I’m working on my first novel right now. I’m actually on my third draft. I try to outline, but so far it just hasn’t worked for me. I mean I’ve plotted the big things that happen as I write, that will come in the future, but I just kinda go for it. I’ve tried about 100 different things, but that’s what works for me. I think it’s all about what you prefer, which doesn’t really help a ton, but it’s true. Figure out where you think the scene that you’ve thought up needs to go and then just start free writing up to that spot. See what happens and if that doesn’t feel natural, try something else!

    I know that wasn’t a ton of help, but as you experiment it’ll happen for you!

  5. I just did a creative writing class last semester and one of the best things I was able to take away from it was to keep a journal. Not your typical journal rather a brainstorming journal and try to write write write as much as possible in it. Write whatever! Write names you like or intend to use, write conversations you hear to get a feel for dialogue, ideas, characteristics, etc!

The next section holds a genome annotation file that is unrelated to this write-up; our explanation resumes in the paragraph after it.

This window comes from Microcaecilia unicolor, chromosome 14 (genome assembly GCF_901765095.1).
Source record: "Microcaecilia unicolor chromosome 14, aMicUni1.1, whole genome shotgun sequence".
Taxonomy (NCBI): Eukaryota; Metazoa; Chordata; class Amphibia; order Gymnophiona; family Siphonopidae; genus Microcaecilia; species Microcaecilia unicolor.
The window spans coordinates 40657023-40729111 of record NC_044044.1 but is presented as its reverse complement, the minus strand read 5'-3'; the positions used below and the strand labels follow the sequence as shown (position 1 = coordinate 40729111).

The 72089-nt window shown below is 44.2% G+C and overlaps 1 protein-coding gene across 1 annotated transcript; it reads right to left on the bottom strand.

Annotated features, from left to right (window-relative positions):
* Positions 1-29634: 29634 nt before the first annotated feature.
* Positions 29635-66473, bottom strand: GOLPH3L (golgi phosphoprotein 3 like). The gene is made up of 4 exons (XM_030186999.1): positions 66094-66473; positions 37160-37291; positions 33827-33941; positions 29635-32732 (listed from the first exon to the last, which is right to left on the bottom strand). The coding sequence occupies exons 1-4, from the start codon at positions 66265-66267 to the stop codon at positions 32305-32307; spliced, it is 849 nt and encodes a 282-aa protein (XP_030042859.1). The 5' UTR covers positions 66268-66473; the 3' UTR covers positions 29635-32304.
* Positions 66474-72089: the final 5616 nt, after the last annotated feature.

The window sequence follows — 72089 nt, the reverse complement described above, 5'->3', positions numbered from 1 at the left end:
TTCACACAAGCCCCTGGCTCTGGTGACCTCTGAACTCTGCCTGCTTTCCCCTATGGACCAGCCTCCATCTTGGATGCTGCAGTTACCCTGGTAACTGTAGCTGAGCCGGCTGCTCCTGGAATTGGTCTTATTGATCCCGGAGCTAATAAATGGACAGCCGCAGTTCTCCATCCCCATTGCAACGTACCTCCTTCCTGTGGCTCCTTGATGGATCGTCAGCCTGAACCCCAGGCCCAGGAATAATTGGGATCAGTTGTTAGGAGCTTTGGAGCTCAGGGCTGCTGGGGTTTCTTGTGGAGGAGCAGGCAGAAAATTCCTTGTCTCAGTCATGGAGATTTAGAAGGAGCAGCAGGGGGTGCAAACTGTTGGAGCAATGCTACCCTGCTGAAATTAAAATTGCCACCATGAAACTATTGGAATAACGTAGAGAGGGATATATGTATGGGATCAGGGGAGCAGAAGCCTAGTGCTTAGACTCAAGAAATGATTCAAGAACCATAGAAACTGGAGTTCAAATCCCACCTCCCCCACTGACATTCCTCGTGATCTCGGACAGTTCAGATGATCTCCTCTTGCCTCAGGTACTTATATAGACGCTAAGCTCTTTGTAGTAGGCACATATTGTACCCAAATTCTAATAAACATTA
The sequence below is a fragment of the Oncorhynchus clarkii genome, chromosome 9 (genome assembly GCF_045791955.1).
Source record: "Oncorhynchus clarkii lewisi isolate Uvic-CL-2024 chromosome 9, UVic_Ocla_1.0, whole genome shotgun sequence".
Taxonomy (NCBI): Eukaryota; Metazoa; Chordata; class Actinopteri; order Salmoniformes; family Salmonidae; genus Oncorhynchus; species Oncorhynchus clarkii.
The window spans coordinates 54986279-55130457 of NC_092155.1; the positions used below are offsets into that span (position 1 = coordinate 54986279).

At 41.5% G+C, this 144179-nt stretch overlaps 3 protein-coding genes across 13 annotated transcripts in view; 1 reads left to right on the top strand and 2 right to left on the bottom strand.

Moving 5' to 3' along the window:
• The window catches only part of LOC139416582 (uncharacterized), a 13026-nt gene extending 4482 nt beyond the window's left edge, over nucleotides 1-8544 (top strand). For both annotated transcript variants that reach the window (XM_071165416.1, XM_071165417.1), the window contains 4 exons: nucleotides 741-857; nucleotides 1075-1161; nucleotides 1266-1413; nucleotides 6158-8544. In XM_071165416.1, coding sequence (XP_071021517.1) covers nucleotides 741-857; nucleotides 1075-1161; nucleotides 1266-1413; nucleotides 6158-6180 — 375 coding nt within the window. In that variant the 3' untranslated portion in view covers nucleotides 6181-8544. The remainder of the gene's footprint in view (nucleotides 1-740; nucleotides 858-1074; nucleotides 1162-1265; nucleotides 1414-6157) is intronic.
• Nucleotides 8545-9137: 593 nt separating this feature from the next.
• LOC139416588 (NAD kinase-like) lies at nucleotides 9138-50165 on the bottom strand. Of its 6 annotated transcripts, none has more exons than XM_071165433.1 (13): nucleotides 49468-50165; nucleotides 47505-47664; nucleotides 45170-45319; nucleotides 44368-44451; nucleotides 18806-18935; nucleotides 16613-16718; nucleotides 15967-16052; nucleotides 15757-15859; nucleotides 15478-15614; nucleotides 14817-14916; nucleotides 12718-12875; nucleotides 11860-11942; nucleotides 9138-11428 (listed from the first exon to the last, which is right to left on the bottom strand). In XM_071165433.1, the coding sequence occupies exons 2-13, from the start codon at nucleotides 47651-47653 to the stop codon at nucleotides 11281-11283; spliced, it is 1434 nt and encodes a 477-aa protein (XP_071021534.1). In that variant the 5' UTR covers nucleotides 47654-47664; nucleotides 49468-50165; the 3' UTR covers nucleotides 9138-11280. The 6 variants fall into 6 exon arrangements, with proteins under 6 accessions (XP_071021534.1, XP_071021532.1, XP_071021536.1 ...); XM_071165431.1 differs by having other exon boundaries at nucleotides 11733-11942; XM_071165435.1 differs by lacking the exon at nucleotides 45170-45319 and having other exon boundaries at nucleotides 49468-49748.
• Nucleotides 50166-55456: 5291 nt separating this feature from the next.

Revision is very important as well. Write something, put it away for a few days and go back to it with brand new eyes and an open mind. Sharing your work (although very scary and nerve racking, I know) leads to some good revision as well. You always get good feedback from people, especially when they are direct and honest about your work.

    And other than that just keep writing! Keep up with it and try to do it daily to keep the creativity flowing! At least that’s all the stuff I took away from the course and hopefully it helps you out in one way or another.

    Best of luck to you, Jamie! πŸ˜€

  6. I’m a reader and maybe I’m not allowed to make advices, but WRITE! Just write everything related to this story, that comes to mind. You’ll figure, how to put this all together. I believe in you and will read your work as soon as I’ll be able:) Good Luck!!! (And may the odds be ever in your favor:))